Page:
DÜSSELDORF, GERMANY (Oct. 31, 11:45 a.m. EST) — A European maker of PET preform molds plans to do battle with Husky Injection Molding Systems Ltd. on its native North American soil by opening a new U.S. plant.
Mold & Hotrunner Technology AG, known as MHT, will launch a PET preform plant early next year to serve North America, general sales manager Gerald Sack said Oct. 26 at K 2001 in Dusseldorf.
While the plant location and details still are being finalized, the company has a clear mission to become the second-largest North American producer of the molds, used widely in packaging applications.
“We will very soon be in America,” Sack said. “We plan to make a handsome investment. There is no real competition there for Husky to be a second supplier to the industry.”
MHT initially will launch sales and service at the new site and phase in tool conditioning and refurbishing before moving to full-scale manufacturing, Sack said. The entire process should take no more than one or two years, he said.
The much-smaller Husky competitor, based in Hochheim/Main, Germany, already has stirred Husky's pot by introducing a 144-cavity, high-output preform mold. That mold, which can be used with a 600-ton injection press, is the largest packaging mold in the world, Sack said.
MHT introduced the mold in May, Sack said. Swiss press supplier Netstal Maschinen AG worked with MHT on the mold and showcased it at the Netstal booth during K 2001.
In July, Husky introduced its own 144-cavity mold with similar specifications and also displayed it for the first time at the Dusseldorf plastics show.
“We are showing our mold at the K show, and we'll be off selling it after the show,” he said. “We pushed Husky, and they had to have their own.”
But Husky, based in Bolton, Ontario, would disagree with Sacks' assessment. The Canadian company already has sold its 144-cavity mold showcased at K 2001 and has several more in production, said Randy Yakimishyn, Husky PET sales manager for Index Systems.
The large mold is an alternative to Husky preform molds made with its Index System, which can build molds as large as 96 cavities, Yakimishyn said. While some customers will consider the 144-cavity mold for large jobs, the Index molds could offer better part quality and efficiency in some instances, he said.
“The 144-cavity [molds] are as big as you can get it,” Yakimishyn said. “We thoroughly investigated the engineering side of it before proceeding. It was all for the elimination of time by the customer.”
MHT, meanwhile, called its 144-cavity model the “holi” mold, which stands for high-output, low-investment. The molds can make as many as 52,000 parts per hour while operating on a low-tonnage press, Sack said.
The super-size molds eliminate the need for Husky's Index System as a means to produce high-volume molds for packaging, he said.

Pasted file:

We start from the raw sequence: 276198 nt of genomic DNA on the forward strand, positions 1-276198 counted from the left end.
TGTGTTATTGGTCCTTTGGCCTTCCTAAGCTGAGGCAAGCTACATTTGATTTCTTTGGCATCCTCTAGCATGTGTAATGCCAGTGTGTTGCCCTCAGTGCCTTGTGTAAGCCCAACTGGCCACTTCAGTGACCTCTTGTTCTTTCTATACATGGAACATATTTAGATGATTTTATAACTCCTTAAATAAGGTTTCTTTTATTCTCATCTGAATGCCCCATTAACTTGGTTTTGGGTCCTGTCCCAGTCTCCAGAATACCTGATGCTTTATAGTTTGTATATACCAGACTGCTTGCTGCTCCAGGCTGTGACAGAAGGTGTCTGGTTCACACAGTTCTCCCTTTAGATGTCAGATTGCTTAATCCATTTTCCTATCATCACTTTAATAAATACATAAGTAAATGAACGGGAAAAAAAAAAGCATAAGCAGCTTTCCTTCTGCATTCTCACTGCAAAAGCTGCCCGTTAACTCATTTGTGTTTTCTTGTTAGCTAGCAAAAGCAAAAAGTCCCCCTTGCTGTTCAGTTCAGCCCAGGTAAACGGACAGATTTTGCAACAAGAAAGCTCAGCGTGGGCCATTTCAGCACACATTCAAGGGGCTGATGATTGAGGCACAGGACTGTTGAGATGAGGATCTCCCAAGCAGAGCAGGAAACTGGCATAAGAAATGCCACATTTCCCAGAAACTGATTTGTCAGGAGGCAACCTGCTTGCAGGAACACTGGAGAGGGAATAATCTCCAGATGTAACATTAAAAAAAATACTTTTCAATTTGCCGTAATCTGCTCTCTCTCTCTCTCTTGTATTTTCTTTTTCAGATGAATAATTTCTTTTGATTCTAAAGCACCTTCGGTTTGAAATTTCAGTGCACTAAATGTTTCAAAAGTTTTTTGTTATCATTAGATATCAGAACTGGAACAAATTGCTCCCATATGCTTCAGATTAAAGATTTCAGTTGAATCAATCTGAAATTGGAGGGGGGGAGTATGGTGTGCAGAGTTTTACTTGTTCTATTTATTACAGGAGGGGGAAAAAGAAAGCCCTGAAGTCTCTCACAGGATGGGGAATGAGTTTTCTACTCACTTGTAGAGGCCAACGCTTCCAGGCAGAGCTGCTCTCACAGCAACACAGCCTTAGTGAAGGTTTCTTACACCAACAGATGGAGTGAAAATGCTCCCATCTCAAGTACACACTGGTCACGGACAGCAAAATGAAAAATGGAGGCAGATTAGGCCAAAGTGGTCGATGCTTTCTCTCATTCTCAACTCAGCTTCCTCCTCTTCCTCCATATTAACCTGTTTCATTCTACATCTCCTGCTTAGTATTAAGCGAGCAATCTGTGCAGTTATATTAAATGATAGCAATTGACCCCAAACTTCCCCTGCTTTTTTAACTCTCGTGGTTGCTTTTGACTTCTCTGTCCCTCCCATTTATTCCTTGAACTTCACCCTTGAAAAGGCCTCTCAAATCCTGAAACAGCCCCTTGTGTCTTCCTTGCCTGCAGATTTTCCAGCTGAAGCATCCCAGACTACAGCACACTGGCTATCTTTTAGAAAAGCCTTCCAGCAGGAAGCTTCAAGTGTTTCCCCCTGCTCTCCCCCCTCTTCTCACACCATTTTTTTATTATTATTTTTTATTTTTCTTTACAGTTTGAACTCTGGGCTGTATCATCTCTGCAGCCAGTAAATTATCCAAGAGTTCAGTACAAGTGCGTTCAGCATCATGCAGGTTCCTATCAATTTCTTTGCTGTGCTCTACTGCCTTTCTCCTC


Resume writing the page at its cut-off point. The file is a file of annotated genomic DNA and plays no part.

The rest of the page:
Those fighting words spring from MHT's genesis with Husky. The company, founded by former Husky employees in Weisbaden, Germany, was launched in December 1996 after Husky moved its 12-year-old preform operations from Germany to Luxembourg.
MHT has been growing about 30 percent a year, first opening at another nearby plant and then moving in September to Hochheim/Main. The new German plant, making preform molds and hot-runner systems, is 25 percent larger than the previous facility. MHT invested more than US$5 million in the mold operation, Sack said.
The company has grown in employees, from 11 when it started in late 1996 to about 90 today. Sack said sales will reach 30 million Deutchmarks (US$15 million) in 2001. The company already has offices in Europe, Australia, Asia and Africa and plans to open a sales and service facility in South America by 2003.
If MHT fulfills its promise of opening a PET preform plant in America, it will face a fairly sparce competitive landscape. In addition to Husky, one competitor is Vandalia, Ohio-based Electra Form Industries Inc., which is rebuilding its preform operations after being sold last year to Wentworth Technologies Ltd. of Mississauga, Ontario.
Electra Form has rebounded from its troubled past, when it entered liquidation proceedings, and is adding new business and technology, said General Manager Mark Burrows at K 2001.
Another potential competitor, Toronto-based Zygo Mould Ltd., closed its doors earlier this year.
Husky, though, presents a formidable challenge. The supplier recorded more than US$100 million in North American PET preform sales last year and was the top-selling independent company in tooling sales during 2000, according to a Plastics News ranking.
But taking some of that market share can be done, Sack said.
“We place ourselves in the top league of mold makers,” he said. “We have a good chance to be successful bringing our presence to North America as we already have in Europe.”